String fanSpeed "Fan Speed [%s]" (gHRV) { mqtt="<[mqttbroker:openhab/hrv/fanspeed:state:default]" }
*/

'sitemap' file:

Frame label="HRV Temperature" {
Text item=roofTemp {
Frame {
Switch item=roofTemp_Chart_Period label="Period" mappings=[0="Hour", 1="Day", 2="Week"]
Image url="http://localhost:8080/rrdchart.png?items=roofTemp&period=h" refresh=6000 visibility=[roofTemp_Chart_Period==0, roofTemp_Chart_Period=="Uninitialized"]
Image url="http://localhost:8080/rrdchart.png?items=roofTemp&period=D" refresh=30000 visibility=[roofTemp_Chart_Period==1]
Image url="http://localhost:8080/rrdchart.png?items=roofTemp&period=W" refresh=30000 visibility=[roofTemp_Chart_Period==2]
}
}
Text item=houseTemp {
Frame {
Switch item=houseTemp_Chart_Period label="Period" mappings=[0="Hour", 1="Day", 2="Week"]
Image url="http://localhost:8080/rrdchart.png?items=houseTemp&period=h" refresh=6000 visibility=[houseTemp_Chart_Period==0, houseTemp_Chart_Period=="Uninitialized"]
Image url="http://localhost:8080/rrdchart.png?items=houseTemp&period=D" refresh=30000 visibility=[houseTemp_Chart_Period==1]
Image url="http://localhost:8080/rrdchart.png?items=houseTemp&period=W" refresh=30000 visibility=[houseTemp_Chart_Period==2]
}
}
Text item=controlTemp {
Frame {
Switch item=Combined_Chart_Period label="Period" mappings=[0="Hour", 1="Day", 2="Week"]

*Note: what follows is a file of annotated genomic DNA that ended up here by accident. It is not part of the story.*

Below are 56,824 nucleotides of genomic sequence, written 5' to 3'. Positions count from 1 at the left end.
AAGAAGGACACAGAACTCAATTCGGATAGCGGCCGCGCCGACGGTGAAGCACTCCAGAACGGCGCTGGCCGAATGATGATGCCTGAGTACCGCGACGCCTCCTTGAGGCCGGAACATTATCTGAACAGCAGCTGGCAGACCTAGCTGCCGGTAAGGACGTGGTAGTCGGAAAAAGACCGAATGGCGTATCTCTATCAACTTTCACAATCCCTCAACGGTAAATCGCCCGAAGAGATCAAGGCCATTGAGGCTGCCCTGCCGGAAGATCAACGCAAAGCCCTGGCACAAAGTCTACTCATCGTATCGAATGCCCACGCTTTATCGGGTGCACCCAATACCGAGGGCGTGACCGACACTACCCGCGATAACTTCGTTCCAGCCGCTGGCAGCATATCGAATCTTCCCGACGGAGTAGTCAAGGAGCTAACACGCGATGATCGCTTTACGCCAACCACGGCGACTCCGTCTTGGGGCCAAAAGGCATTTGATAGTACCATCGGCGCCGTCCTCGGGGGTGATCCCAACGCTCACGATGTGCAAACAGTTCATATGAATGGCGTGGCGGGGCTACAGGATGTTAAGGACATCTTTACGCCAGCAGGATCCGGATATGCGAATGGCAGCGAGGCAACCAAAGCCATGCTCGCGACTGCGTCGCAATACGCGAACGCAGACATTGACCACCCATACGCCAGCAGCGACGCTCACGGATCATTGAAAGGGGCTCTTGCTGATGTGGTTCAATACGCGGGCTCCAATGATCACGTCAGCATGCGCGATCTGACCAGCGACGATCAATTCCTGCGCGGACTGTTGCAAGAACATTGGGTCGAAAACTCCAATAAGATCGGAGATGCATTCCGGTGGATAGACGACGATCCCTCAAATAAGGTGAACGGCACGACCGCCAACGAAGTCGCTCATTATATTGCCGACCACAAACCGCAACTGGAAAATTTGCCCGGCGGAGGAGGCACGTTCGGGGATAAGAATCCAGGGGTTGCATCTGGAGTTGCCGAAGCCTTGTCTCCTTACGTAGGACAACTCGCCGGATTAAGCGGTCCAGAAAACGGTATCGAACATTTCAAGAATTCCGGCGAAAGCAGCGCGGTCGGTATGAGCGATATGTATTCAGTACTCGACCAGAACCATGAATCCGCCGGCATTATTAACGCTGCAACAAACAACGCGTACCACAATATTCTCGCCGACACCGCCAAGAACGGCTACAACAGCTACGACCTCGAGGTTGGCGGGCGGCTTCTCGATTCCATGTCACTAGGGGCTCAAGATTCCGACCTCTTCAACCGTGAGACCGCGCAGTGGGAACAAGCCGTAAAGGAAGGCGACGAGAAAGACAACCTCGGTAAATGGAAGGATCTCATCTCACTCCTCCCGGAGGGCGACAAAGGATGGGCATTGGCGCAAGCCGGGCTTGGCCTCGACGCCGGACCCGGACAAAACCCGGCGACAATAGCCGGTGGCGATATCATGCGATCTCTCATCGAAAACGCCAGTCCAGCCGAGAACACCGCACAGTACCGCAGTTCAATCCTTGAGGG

Image url="http://localhost:8080/rrdchart.png?items=houseTemp,roofTemp&period=h" refresh=6000 visibility=[Combined_Chart_Period==0, Combined_Chart_Period=="Uninitialized"]
Image url="http://localhost:8080/rrdchart.png?items=houseTemp,roofTemp&period=D" refresh=30000 visibility=[Combined_Chart_Period==1]
Image url="http://localhost:8080/rrdchart.png?items=houseTemp,roofTemp&period=W" refresh=30000 visibility=[Combined_Chart_Period==2]
}
}
Text item=fanSpeed

}

Extra icons for OpenHAB are included (right click and save images)

Save these files to the ..\OpenHAB Home\webapps\images folder on your OpenHAB server

To download the Arduino source code click HERE

Comments

author
pointbre (author)2017-05-23

Thanks for sharing your work here.

BTW, would it be possible to turn on/off HRV by sending a certain packet to fan controller over the TTL serial connection?

I'm thinking of using VCC 5V esp8266 + Logic Level Converter to follow what you did but I'd like to be able to turn on/off HRV fan too.

Any feedback would be highly appreciated.

author
chimeranzl (author)pointbre2017-08-01

Hey there,

Sorry for the delay in replying. What I would recommend, is instead of expanding on this circuit to power the HRV off/on, is to instead utilise an Itead Sonoff device. A Sonoff is an extremely cost effective device that can switch power off and on to a device wirelessly. They run an ESP8266 chip and therefore can be easily hacked and programmed to talk using MQTT messaging (instead of the proprietary app that you're limited to using) You can then simply write rules in OpenHAB (or whatever home automation software you run) to send on/off commands to the Sonoff powering the HRV off/on at whatever time you wanted (bear in mind of course, if you're turning off/on based on temperature readings you get from this circuit, you'll lose the ability to actually see any updated temperature reading if you send a "switch off" message to the HRV unit!!!)

Cheers

author
Swansong (author)2016-09-16

Good instructable :) Thanks for sharing.